The Big Push: Experiments to Try with your Inkjet Press – Part 3

In Article, Drying, Knowledge Baseby Pat McGrewLeave a Comment

Pat McGrew,
McGrewGroup Inc.

If you own an Inkjet press, part of your on-going process should include some experimentation. Experimentation with different substrates, different ink settings, and different profiles help the production team understand the opportunities your press enables. The first episode was about paper, with ideas on how different substrates can add product opportunities. The second episode was about ink density, with thoughts on how experimenting with ink levels can expand your understanding of how ink profiles and curves impact the printed product.

This episode covers several other experiments we will group under speed and drying.

Remember to ensure that you understand all the instructions and training your vendor provided and have a good level of comfort with how your press behaves as it produces the work you do today. The point of experimenting with print speed and drying is to expand your understanding of how these elements impact your final product. With experimentation, you will learn what works best for your environment.

The Need for Speed

The speed at which you print touches several aspects of your capabilities. The first is throughput. On a continuous-feed press, you may have more degrees of freedom in print speed. The faster you can print, the greater your capacity. Conversely, slowing the press down reduces your throughput. On some inkjet presses there are almost unlimited press speeds, while others are more gated. Whichever type of press you have, learn as much as you can from your vendor about what control you have over speed. If you can adjust your print speed, try these experiments:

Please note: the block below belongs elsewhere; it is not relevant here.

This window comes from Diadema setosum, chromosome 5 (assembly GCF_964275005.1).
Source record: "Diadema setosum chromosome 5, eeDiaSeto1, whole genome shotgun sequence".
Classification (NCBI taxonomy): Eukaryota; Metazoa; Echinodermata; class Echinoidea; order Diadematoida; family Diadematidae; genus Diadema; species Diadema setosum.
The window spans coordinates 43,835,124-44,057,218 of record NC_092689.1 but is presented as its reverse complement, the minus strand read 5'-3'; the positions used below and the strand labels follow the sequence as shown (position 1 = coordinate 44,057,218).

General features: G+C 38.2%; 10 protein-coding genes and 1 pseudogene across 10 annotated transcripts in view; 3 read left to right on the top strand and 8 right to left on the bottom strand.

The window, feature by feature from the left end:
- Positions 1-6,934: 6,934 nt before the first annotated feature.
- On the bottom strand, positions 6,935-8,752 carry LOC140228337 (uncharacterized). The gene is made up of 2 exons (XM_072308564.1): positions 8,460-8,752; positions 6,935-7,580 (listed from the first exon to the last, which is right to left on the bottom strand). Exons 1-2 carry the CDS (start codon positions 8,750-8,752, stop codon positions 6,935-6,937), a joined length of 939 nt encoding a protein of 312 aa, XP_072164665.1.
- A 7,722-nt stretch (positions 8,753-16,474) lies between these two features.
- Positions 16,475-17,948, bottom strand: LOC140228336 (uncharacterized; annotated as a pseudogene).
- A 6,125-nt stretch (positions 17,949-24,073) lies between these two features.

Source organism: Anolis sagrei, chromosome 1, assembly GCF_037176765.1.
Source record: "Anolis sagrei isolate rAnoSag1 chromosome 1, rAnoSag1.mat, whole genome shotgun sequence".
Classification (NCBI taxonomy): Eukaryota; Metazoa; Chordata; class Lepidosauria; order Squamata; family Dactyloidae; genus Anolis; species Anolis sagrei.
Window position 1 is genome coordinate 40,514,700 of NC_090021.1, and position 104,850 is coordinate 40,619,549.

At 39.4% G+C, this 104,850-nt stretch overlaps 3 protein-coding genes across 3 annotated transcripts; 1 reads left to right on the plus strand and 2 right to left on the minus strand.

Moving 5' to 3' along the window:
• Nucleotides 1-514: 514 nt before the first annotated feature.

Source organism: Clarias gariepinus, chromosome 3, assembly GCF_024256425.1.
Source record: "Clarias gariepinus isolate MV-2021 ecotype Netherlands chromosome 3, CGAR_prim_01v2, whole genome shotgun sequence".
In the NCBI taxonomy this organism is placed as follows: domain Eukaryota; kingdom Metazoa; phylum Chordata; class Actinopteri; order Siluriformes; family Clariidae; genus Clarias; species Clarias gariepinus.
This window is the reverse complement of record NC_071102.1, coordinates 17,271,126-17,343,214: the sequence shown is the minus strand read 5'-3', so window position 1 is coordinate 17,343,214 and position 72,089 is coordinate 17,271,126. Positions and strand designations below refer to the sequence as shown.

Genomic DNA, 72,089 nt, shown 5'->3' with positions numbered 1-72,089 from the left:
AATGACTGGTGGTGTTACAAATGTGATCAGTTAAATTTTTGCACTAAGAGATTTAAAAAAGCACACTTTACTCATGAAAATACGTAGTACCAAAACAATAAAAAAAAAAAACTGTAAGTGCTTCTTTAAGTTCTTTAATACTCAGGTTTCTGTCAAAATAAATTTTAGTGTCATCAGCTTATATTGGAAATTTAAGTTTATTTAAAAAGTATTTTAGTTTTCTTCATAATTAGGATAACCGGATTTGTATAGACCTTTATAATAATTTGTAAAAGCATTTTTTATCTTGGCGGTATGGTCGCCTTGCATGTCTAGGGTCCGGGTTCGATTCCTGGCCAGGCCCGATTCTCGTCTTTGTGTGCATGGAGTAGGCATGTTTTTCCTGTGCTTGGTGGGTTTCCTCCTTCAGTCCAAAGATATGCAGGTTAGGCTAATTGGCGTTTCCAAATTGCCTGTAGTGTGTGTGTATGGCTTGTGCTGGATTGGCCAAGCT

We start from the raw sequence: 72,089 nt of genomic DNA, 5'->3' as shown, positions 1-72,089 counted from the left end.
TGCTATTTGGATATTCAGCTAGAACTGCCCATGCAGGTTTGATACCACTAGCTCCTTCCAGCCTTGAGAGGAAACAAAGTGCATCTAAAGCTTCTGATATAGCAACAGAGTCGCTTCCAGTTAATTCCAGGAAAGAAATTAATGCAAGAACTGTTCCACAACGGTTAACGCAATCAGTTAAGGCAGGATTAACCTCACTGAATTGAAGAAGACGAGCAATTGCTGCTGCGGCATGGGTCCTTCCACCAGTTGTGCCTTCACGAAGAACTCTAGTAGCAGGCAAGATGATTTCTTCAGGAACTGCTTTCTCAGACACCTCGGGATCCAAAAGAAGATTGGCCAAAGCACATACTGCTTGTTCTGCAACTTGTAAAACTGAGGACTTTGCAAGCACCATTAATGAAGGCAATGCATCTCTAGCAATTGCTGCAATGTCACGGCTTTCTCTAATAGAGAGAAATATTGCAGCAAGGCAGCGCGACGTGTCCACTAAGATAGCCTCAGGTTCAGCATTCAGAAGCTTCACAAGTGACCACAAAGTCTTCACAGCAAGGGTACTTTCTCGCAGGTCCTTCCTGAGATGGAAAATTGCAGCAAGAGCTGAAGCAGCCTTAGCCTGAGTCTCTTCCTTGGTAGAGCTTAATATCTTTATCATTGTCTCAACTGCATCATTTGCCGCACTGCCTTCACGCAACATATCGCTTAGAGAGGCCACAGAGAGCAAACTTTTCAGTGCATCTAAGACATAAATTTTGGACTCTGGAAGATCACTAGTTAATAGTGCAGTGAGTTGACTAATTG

1. Take a low coverage job. Think in terms of bills, statements, and light coverage direct mail.
    1. Run the job (or a portion of the job) at the speed you normally print as your baseline.
    2. Run the job slower. You might cut the speed in half, or you might dial it back by 25%. Pick a slower speed and print.
    3. Run the job at a higher speed. You may have limits to how much faster you can go, but if you can – dial it up.
  2. Take a high coverage job. Think in terms of posters and graphically rich marketing collateral.
    1. Run the job (or a portion of it) at the speed you normally print as your baseline.
    2. Run the job slower. You might cut the speed in half, or you might dial it back by 25%. Pick a slower speed and print.
    3. Run the job at a higher speed. You may have limits to how much faster you can go, but if you can, dial it up.
  3. Take all the output and lay it side-by-side to compare the results.

You may find that the production speed you use is perfect, but you may also learn that a slower or faster print speed gives you visual results to consider. In addition to speed, if your press permits it, also experiment with drying.

Your Drying Options May Vary

The combination of speed and drying temperatures may also open up additional options for substrates. Your vendor will have recommendations for dryer settings, if you can control them, but also try turning the drying up and down on known jobs to see how it impacts the jobs. Some substrates may react better to lower temperatures, while others may dry more optimally at slightly higher temperatures. Take the time to consider the drying technology your device uses and compare output across both speed and drying variations.

None of these experiments is meant to override the training from the vendors, but they are meant to help the production team understand all of the options available as they gain more experience. Whatever adjustments your vendor allows you to control, try them. The more you understand, the more you should be able to work with unusual substrates.

Those are the three inkjet experiments designed to help you push the limits of what your inkjet press can do. Try them and see what happens. Over time as new options come to your press or new substrates come to market, try these three experiments again and keep track of what you learn!

Remember, there are a million questions in inkjet city! Have questions? Ping me on LinkedIn or drop a note to pcm@mcgrewgroup.com.

 

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